The 40 In 40 Days Project.
 

21. The Incompetencies (1962-2002)

Main Index

The Au Pairs
The Step-stepfather
The Simulated Wank
The Toy Store
The First Single
The Queeny Put-Down
The First Hissy Fit
The First Gay Club
The Rent Boy
The Heterosexual Phase
The Lifestyle Switch
The Empty Floor
The First Poem
The Amsterdam Weekend
The First Time
The Perfect Moment
The Year In Berlin
The Trade Years
The First Memory
The Anniversary Party
The Incompetencies
The Pricking Of The Bubble
The Club Residencies
The "Tales of the City" House
The Musical Epiphany
The Worst Thing I Ever Did To Anyone
The Royal Procession
The Parental Disclosure
The Concept Albums
The Romantic Obsession
The Failure
The Apotheosis of Queer
The Shove From Above
The Interrogation
The Professional Rut
The Rebirthday
The First Boyfriend
The "Catharsis Of Joy"
The Funeral Address
The Falling In Love

Chronological Index

troubled diva

There is something very important which you need to understand about me. In a large number of life’s most basic practical skills, I am quite staggeringly, hopelessly incompetent. My relationship with the physical word is…well, “troubled” is a good word for it. Let’s examine the evidence, shall we?

The Swimming.

My father was a keen boatman, and so a large proportion of our weekends and holidays were spent afloat – first on a succession of cabin cruisers, then on the family narrow boat, and eventually on a small sea-going vessel. You might think, therefore, that ensuring his two children could swim at the earliest age possible would have been one of his top priorities.

Well, no. And this despite his son’s unnerving propensity for falling in the canal at regular intervals – most spectacularly at a boat rally, in front of a crowd of hundreds. My father had to jump in to save me. “Solicitor saves drowning son” ran the headline in the local paper.

After the boat rally incident, you would think that the case for swimming lessons had become unarguable. Well, no again. My parents instead hit upon the curious solution of first placing me in my lifejacket, and then tying me to the roof of the boat with ropes. If I needed the loo, I had to shout for someone to come and untie me. The rope solution was eventually dropped – after which, I fell in the canal yet again. Each incident was progressively scarier than the last. A phobia was developing.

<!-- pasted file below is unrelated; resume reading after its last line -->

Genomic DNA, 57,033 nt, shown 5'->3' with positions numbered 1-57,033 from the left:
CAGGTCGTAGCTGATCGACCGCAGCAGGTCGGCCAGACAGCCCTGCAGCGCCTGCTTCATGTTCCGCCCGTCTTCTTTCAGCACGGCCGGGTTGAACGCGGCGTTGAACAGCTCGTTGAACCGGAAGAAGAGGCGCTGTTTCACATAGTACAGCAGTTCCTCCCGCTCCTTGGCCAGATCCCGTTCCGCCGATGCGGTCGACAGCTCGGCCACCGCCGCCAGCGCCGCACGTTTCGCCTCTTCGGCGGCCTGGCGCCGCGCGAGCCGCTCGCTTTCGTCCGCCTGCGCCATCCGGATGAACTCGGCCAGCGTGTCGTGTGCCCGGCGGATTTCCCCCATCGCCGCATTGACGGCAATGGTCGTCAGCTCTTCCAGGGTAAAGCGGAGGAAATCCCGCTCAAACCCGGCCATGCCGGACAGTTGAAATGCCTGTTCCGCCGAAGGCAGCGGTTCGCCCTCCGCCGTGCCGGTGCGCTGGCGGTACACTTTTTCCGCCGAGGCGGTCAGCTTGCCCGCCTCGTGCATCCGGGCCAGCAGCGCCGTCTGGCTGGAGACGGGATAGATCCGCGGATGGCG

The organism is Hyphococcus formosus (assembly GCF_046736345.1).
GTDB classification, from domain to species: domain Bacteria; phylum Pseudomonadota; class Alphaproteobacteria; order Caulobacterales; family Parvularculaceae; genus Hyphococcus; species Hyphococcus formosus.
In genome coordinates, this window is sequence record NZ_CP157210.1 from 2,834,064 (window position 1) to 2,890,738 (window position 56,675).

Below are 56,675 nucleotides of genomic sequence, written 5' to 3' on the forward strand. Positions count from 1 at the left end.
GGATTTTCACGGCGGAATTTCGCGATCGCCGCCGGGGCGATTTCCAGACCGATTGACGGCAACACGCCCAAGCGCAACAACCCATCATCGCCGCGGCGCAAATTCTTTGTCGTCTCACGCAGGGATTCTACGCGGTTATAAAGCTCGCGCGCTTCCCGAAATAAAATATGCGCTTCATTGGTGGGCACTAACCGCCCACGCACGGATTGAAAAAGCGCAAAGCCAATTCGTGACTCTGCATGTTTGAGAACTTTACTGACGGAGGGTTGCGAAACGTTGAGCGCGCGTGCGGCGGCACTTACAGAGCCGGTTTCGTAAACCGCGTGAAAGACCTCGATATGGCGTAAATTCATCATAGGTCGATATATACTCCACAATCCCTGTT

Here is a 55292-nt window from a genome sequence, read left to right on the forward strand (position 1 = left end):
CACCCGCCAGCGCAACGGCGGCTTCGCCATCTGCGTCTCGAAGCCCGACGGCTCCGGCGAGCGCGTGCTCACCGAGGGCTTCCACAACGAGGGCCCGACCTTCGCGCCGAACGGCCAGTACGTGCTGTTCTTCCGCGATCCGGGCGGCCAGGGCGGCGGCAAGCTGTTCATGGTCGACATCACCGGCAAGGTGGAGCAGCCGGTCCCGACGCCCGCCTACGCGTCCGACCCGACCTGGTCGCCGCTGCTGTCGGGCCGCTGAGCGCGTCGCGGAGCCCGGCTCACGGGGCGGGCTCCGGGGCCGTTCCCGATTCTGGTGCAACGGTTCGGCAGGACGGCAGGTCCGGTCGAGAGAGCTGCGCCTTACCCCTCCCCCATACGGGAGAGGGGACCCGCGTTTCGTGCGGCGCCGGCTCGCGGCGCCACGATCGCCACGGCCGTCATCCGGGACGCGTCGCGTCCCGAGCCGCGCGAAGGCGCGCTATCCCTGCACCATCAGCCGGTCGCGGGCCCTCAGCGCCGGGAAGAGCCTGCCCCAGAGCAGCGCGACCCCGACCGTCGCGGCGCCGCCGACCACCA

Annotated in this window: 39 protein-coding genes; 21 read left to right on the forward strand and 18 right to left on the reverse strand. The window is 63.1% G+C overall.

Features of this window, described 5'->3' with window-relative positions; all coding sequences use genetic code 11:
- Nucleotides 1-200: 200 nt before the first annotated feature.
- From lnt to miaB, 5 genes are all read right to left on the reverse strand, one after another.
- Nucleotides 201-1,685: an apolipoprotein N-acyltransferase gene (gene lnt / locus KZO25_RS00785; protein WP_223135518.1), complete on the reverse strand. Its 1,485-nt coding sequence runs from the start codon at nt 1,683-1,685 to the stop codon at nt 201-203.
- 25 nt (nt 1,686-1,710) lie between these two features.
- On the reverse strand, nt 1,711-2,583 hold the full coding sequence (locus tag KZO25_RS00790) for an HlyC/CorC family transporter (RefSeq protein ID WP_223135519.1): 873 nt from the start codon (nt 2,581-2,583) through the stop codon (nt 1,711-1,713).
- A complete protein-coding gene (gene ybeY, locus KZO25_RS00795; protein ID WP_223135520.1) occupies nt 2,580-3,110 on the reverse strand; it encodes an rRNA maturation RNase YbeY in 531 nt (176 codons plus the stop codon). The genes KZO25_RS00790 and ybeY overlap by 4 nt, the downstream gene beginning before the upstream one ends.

Eventually, aged eight years old, swimming lessons started at school. I wasn’t the only non-swimmer in our class, of course. Four years later though, and I was the only one still thrashing around in the shallow end, terrified of getting his head underwater. The humiliation of not being able to swim was bad, of course – but the terror of taking my feet off the bottom was far, far worse.

Swimming teachers came and went. At the start of term, they would be all hearty, strapping confidence (“We’ll have you swimming by the end of term laddie, or my name’s not…”) - I broke then all. By the end of term, they would be burnt out, gibbering wrecks, who had resorted to desperate tricks such as trying to bribe me with Mars bars.

In four years, there was just the one breakthrough: the cork mat. If I held onto a cork mat, I could – after a fashion – just about manage to propel myself along, legs kicking wildly, water splashing all over the place. But progress was slow (a width of the pool could take several minutes), and I didn’t like to move too far away from the end wall of the pool, just in case I felt like grabbing the handrail at any time.